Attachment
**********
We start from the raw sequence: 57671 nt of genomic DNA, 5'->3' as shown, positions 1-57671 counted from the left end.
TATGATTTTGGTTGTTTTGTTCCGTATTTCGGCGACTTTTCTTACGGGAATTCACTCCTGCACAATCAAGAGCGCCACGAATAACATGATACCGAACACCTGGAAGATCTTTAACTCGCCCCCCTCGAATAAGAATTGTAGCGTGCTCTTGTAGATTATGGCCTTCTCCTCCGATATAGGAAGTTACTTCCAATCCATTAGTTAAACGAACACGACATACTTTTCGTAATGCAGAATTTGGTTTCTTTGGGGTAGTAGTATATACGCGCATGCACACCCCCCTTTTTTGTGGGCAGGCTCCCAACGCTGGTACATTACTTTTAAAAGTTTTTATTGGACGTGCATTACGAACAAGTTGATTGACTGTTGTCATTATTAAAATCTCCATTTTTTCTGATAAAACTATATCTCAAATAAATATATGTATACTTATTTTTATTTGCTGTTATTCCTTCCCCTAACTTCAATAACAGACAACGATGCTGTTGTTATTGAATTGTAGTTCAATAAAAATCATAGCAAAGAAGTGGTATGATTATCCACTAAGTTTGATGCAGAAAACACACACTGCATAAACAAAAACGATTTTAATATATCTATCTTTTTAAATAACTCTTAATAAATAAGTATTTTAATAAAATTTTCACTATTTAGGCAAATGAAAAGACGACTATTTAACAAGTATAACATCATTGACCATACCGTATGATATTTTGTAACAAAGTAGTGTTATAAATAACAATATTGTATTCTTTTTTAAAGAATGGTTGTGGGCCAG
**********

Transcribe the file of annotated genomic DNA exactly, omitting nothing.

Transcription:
We start from the raw sequence: 57671 nt of genomic DNA, 5'->3' as shown, positions 1-57671 counted from the left end.
TATGATTTTGGTTGTTTTGTTCCGTATTTCGGCGACTTTTCTTACGGGAATTCACTCCTGCACAATCAAGAGCGCCACGAATAACATGATACCGAACACCTGGAAGATCTTTAACTCGCCCCCCTCGAATAAGAATTGTAGCGTGCTCTTGTAGATTATGGCCTTCTCCTCCGATATAGGAAGTTACTTCCAATCCATTAGTTAAACGAACACGACATACTTTTCGTAATGCAGAATTTGGTTTCTTTGGGGTAGTAGTATATACGCGCATGCACACCCCCCTTTTTTGTGGGCAGGCTCCCAACGCTGGTACATTACTTTTAAAAGTTTTTATTGGACGTGCATTACGAACAAGTTGATTGACTGTTGTCATTATTAAAATCTCCATTTTTTCTGATAAAACTATATCTCAAATAAATATATGTATACTTATTTTTATTTGCTGTTATTCCTTCCCCTAACTTCAATAACAGACAACGATGCTGTTGTTATTGAATTGTAGTTCAATAAAAATCATAGCAAAGAAGTGGTATGATTATCCACTAAGTTTGATGCAGAAAACACACACTGCATAAACAAAAACGATTTTAATATATCTATCTTTTTAAATAACTCTTAATAAATAAGTATTTTAATAAAATTTTCACTATTTAGGCAAATGAAAAGACGACTATTTAACAAGTATAACATCATTGACCATACCGTATGATATTTTGTAACAAAGTAGTGTTATAAATAACAATATTGTATTCTTTTTTAAAGAATGGTTGTGGGCCAG